How to run without pain: 7 tips to try

Dr. Kevin Stone, a San Francisco-based orthopedic surgeon, shares tips.

Running can make your lungs sting or your muscles burn -- but that is good pain.

The problem is bad pain, which causes potentially millions of runners to quit the sport because of searing, aching pain in their joints.

Dr. Kevin Stone, a San Francisco-based orthopedic surgeon, says you shouldn’t ignore that pain.

“Pain is a red flag, telling you you’re doing something wrong to your joint or to your muscles," he told "GMA." "Running through pain is causing damage.”

Here are Stone's seven tips for being able to run without pain.

1. Shorten your stride, increase your cadence

While this sounds like “run faster,” this isn’t about speed. Think Fred Flintstone or a log roller.

Shortening your stride keeps your body centered over your legs more and distributes force more evenly on the foot and joints.

“When you land on your toe on a shorter stride, you have the time to absorb force through your arch and push off," Stone said. "When you lengthen your stride out, you’re landing hard and quickly…you’re no longer absorbing through your arch.”

2. Diversify surfaces

Running exclusively on pavement or exclusively on sand can cause injury. Run on trails, sand, sidewalks and grass and even run barefoot occasionally on grass or the beach, suggests Stone.

"It strengthens the small muscles on the foot and improves the ability of the foot to absorb force when you land," he explained.

3. Be a detective about what is causing pain

Did you get new shoes and then your heel started hurting? Did you add fancy personalized insoles to your gear but then your back aches after a run? Stone says you have to determine if you are doing something wrong in your technique or your gear isn’t right or if there is something structurally wrong. An orthopedist, a gait analysis or a running coach could help with that.

4. Run uphill, walk downhill

Runners with structural joint problems like worn down knee cartilage can lighten the load on the joint itself by running up hill. More of the load is placed on the muscles of the leg and less force is applied to the joint itself. Conversely, running downhill puts a tremendous amount of force on joints so walking down is necessary to protect the joint.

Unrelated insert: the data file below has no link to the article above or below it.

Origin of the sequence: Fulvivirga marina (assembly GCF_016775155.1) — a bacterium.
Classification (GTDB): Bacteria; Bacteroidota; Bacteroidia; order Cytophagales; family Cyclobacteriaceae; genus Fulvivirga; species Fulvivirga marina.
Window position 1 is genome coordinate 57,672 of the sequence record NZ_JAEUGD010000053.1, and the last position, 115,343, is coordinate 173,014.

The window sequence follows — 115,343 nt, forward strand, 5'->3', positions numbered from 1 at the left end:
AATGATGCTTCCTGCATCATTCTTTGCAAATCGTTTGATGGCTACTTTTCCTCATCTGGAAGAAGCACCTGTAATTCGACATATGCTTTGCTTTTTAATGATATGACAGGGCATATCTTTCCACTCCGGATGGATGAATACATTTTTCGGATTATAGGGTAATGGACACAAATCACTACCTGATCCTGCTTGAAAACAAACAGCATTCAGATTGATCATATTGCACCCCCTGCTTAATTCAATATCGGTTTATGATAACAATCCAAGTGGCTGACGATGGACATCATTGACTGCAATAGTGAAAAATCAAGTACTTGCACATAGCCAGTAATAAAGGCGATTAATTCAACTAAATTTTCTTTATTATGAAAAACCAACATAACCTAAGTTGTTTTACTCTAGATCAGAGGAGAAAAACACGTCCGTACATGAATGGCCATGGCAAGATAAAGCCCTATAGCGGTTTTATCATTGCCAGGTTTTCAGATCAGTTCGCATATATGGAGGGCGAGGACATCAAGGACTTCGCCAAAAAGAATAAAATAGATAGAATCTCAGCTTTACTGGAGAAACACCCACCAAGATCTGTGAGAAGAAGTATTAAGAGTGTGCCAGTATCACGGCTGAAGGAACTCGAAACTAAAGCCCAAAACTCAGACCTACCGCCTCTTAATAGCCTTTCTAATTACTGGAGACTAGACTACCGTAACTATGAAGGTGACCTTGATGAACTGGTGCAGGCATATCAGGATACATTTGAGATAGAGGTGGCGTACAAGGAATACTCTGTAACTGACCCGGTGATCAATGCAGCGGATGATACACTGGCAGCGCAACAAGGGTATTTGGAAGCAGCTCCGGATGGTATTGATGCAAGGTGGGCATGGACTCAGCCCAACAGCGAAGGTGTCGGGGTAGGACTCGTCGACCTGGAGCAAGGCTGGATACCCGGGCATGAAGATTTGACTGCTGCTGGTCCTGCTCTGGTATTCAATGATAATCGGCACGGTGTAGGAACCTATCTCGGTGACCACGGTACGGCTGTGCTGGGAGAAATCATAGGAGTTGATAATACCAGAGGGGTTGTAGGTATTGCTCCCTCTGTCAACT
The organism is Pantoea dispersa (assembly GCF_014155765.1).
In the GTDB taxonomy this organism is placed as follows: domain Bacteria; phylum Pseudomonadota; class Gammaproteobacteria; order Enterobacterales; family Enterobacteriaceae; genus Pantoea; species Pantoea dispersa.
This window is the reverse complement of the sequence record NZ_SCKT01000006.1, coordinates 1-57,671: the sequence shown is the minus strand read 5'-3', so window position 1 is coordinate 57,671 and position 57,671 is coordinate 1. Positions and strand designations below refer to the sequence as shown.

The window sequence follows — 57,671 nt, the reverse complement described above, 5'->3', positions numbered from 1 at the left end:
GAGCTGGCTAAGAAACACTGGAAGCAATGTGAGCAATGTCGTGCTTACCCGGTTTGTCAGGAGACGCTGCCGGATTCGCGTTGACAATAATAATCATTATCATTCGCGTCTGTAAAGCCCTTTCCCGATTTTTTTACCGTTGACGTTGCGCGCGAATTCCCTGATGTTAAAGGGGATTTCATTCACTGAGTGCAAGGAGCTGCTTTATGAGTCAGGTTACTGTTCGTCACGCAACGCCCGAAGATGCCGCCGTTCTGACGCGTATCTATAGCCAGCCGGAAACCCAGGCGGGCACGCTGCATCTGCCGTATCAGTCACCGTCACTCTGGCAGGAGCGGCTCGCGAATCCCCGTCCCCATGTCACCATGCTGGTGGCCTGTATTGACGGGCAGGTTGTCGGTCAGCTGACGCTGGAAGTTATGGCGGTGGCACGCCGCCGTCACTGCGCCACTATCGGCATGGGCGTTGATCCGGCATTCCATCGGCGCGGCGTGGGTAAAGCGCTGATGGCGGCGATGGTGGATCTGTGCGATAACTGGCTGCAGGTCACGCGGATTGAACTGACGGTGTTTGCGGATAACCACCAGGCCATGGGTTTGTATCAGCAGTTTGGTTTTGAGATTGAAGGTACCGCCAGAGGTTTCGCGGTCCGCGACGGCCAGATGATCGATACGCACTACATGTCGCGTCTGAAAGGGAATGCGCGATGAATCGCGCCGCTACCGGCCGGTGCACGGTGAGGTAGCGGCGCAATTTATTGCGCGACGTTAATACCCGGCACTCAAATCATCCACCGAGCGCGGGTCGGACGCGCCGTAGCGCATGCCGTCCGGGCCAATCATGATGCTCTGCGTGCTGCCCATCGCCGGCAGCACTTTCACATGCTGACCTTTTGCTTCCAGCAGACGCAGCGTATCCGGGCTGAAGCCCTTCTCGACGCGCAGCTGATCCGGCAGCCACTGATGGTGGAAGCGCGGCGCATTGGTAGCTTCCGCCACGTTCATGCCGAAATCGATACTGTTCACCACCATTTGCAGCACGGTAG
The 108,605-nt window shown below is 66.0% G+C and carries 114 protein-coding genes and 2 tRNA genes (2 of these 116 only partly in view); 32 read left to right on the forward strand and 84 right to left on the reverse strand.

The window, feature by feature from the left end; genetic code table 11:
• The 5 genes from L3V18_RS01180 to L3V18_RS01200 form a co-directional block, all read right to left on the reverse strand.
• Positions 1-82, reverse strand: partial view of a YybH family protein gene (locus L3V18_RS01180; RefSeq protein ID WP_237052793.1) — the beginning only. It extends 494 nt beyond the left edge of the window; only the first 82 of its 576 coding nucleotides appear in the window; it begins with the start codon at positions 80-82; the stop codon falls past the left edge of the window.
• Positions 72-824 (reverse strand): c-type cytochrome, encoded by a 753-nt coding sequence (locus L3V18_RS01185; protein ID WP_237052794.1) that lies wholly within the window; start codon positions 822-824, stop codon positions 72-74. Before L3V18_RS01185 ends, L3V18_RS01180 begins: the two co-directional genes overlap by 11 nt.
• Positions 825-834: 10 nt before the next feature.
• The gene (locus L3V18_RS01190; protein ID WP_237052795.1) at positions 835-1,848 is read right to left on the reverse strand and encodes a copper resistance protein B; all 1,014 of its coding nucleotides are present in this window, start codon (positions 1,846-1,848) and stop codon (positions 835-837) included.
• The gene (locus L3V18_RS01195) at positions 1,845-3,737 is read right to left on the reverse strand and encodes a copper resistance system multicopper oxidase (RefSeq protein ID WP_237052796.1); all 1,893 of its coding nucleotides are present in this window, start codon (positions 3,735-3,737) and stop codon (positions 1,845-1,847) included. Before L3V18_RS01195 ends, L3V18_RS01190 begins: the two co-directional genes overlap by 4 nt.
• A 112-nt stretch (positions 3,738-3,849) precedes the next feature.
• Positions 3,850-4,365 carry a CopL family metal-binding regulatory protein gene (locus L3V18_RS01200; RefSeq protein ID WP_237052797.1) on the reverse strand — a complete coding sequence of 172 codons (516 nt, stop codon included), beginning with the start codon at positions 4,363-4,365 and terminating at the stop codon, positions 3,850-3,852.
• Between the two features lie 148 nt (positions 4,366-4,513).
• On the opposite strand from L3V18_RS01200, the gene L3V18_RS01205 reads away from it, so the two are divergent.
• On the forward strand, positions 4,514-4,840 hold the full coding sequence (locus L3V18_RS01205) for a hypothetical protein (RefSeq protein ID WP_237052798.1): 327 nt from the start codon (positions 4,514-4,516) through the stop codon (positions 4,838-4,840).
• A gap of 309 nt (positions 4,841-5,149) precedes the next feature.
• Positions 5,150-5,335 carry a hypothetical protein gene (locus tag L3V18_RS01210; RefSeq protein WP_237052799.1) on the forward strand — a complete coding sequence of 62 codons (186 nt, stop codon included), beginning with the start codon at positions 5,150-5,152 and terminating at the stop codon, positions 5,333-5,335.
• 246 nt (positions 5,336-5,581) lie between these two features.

Even better, Dr. Stone advises: “Run up the ski hill and take the chairlift down.”

5. Relearn how to stretch

As we age our tendons and muscles can tighten. Stretching becomes crucial for keeping the joint working at its full range of motion.

Stone explains that when our soft tissues lock up we use a smaller percentage of our joint’s full range of motion and put more wear and tear on its usable surfaces. So while we know we need to stretch, it's not what it used to be.

Since most of us learned to stretch in junior high school basketball or a physical education class, there have been a lot of advancements in stretching, so Dr. Stone recommends a stretching coach. This can be a massage therapist, physical therapist or even a one-on-one session with a yoga teacher.

6. Get off the treadmill

If you are already experiencing pain, Stone says to get off the treadmill, take out the earbuds and tune into your body. Running should be a mental release as well as a physical release and treadmill running while watching TV can disassociate the body from the mind. In cases of injury, being attuned to the subtle signals our bodies are sending is a key to health.

7. Seek support

Muscular strength, good posture and hydrated bodies also contribute to pain-free bodies, according to Stone. Getting support from a physical therapist may be needed for many who want to banish pain and resume running.